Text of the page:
by Alice Oseman
To be published
on March 28, 2017
by Harper Teen
Synopsis from Goodreads: What if everything you set yourself up to be was wrong? Frances has always been a study machine with one goal, elite university. Nothing will stand in her way; not friends, not a guilty secret – not even the person she is on the inside. But when Frances meets Aled, the shy genius behind her favourite podcast, she discovers a new freedom. He unlocks the door to Real Frances and for the first time she experiences true friendship, unafraid to be herself. Then the podcast goes viral and the fragile trust between them is broken. Caught between who she was and who she longs to be, Frances’ dreams come crashing down. Suffocating with guilt, she knows that she has to confront her past…She has to confess why Carys disappeared…Meanwhile at uni, Aled is alone, fighting even darker secrets. It’s only by facing up to your fears that you can overcome them. And it’s only by being your true self that you can find happiness.Frances is going to need every bit of courage she has.My take: LOVED this. Frances has always been, as her friends say, a "study machine." She's Head Girl at her school and aiming for Oxford. Bus Frances has a secret - she has an alternate-ego online, where she can be herself, which includes sharing her obsession with an obscure podcast called Universe City (a pun on University). When she figures out the identity of the mysterious creator of the podcast, she can't help but try to get closer to him - a move that may endanger the anonymity they both cherish and force them out of their emotional comfort zones.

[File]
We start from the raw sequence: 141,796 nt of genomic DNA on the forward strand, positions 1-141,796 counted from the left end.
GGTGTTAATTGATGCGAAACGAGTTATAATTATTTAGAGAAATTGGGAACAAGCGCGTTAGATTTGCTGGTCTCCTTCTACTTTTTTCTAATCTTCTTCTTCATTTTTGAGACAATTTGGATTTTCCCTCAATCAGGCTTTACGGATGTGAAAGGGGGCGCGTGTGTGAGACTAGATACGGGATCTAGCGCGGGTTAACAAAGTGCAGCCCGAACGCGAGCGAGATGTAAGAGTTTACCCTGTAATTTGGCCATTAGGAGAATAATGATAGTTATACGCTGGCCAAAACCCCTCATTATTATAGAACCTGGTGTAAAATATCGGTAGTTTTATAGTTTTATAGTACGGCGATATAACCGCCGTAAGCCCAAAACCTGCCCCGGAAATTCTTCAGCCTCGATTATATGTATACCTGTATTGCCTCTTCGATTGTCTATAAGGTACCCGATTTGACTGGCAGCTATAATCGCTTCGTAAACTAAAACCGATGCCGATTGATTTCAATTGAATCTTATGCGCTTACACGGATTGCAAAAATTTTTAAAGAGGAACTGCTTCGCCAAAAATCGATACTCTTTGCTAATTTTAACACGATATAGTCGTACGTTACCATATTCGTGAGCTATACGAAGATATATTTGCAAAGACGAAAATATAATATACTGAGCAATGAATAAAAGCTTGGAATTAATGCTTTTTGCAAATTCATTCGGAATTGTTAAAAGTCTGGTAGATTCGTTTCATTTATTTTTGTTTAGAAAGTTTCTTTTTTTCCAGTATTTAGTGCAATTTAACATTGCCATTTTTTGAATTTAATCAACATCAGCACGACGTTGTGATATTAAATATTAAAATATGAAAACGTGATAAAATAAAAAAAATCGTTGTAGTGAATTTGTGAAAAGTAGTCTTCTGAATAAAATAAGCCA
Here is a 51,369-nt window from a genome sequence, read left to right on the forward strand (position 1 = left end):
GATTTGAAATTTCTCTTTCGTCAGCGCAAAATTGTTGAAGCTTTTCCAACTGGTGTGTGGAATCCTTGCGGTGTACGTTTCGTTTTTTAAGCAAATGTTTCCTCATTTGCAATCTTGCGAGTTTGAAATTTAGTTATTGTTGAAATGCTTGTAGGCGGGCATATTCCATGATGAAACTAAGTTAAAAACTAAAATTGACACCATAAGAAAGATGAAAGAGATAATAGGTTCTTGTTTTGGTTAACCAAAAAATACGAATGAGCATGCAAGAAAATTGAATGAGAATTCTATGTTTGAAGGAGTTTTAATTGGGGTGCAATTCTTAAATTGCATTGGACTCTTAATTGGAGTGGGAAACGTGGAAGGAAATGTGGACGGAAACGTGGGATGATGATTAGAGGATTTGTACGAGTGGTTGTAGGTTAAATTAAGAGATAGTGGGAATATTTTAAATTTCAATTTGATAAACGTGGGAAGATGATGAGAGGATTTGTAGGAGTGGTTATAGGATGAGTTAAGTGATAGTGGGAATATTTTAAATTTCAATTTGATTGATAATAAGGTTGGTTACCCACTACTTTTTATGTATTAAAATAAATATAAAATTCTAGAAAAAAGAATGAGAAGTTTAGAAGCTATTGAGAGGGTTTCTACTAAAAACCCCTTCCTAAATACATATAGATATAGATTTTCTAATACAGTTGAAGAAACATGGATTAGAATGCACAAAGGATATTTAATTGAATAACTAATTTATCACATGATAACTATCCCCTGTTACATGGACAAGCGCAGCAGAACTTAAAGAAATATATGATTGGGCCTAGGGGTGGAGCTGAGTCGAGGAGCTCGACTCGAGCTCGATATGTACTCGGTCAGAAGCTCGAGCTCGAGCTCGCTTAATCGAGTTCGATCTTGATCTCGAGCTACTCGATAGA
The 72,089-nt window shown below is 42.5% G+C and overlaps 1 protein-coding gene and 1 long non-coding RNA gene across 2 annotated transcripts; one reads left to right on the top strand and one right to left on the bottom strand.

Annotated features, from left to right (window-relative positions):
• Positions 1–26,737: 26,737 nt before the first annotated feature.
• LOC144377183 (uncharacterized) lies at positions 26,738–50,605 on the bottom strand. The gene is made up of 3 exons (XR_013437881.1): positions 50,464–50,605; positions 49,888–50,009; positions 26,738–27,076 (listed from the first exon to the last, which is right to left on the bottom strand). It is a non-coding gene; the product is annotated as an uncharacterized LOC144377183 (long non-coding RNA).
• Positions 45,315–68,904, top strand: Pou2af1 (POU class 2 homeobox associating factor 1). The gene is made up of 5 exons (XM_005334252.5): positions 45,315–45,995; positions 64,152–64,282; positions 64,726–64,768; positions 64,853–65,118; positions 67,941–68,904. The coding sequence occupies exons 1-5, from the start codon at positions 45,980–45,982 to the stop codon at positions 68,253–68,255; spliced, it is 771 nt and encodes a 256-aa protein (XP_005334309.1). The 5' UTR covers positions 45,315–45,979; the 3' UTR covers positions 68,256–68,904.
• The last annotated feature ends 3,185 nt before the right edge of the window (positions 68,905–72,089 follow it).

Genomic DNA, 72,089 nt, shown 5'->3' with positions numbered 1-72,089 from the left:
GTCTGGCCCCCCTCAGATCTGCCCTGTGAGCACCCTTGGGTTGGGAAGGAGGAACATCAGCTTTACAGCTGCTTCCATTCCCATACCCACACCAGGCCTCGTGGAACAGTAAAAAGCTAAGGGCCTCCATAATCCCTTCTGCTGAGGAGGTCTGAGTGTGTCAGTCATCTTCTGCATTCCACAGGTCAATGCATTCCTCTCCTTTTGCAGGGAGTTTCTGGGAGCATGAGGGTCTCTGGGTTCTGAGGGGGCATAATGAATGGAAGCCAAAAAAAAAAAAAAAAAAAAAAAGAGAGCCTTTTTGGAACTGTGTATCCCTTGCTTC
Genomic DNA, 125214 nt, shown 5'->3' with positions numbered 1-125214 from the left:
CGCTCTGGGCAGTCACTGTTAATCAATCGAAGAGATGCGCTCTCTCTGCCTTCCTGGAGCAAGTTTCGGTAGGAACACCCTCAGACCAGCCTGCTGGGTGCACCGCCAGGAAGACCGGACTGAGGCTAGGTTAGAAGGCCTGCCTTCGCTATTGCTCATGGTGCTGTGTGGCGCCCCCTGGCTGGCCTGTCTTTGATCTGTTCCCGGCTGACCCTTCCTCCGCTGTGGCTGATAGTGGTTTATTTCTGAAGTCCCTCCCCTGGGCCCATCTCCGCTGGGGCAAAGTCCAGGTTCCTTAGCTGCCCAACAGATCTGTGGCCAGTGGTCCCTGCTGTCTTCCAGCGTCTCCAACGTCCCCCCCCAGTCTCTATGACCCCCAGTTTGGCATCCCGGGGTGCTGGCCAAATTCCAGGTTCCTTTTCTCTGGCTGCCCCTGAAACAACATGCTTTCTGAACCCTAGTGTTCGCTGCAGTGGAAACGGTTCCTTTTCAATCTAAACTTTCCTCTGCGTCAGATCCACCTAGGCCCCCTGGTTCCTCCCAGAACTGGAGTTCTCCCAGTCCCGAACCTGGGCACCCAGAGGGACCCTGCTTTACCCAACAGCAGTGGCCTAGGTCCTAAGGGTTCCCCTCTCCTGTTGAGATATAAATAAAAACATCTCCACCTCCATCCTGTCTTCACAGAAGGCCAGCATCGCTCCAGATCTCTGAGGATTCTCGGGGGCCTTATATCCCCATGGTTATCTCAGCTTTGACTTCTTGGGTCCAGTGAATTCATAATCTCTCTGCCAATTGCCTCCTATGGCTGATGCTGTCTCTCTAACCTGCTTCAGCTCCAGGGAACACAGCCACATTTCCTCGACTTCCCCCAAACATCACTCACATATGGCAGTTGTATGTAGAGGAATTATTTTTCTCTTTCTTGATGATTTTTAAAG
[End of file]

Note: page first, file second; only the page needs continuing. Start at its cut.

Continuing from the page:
There are four main characters in this book: Frances, her former best friend Carys, Carys' brother Aled, and Aled's best friend (and Head Boy) Daniel. I loved that the characters first seemed like stereotypical YA novel characters: overachiever, nerdy head boy, quirky genius, rebellious girl. But all of these characters came to reveal things about themselves and their relationships with one another that prove that you shouldn't judge anyone on a superficial first impression. I also loved how real-life messy their relationships were. The writing is interesting too -- chapters are short and incorporate a few Universe City transcripts.
All in all, can't say enough good things about this. It was a fantastic coming-of age story with interesting characters, complex relationships and a great message about being true to oneself. Hope you will give it a try!